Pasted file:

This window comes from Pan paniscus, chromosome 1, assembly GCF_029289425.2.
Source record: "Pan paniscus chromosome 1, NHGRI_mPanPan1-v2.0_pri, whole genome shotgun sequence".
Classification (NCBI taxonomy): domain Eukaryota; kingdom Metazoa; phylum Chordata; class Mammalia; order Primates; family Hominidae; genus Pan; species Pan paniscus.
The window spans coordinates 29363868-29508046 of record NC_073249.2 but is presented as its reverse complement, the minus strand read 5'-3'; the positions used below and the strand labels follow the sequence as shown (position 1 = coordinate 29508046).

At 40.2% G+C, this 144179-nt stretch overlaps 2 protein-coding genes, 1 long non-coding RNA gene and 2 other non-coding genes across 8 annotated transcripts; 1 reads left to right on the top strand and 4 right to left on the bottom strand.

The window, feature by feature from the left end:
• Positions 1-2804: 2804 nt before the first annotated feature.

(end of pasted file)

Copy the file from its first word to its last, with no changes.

This window comes from Pan paniscus, chromosome 1, assembly GCF_029289425.2.
Source record: "Pan paniscus chromosome 1, NHGRI_mPanPan1-v2.0_pri, whole genome shotgun sequence".
Classification (NCBI taxonomy): domain Eukaryota; kingdom Metazoa; phylum Chordata; class Mammalia; order Primates; family Hominidae; genus Pan; species Pan paniscus.
The window spans coordinates 29363868-29508046 of record NC_073249.2 but is presented as its reverse complement, the minus strand read 5'-3'; the positions used below and the strand labels follow the sequence as shown (position 1 = coordinate 29508046).

At 40.2% G+C, this 144179-nt stretch overlaps 2 protein-coding genes, 1 long non-coding RNA gene and 2 other non-coding genes across 8 annotated transcripts; 1 reads left to right on the top strand and 4 right to left on the bottom strand.

The window, feature by feature from the left end:
• Positions 1-2804: 2804 nt before the first annotated feature.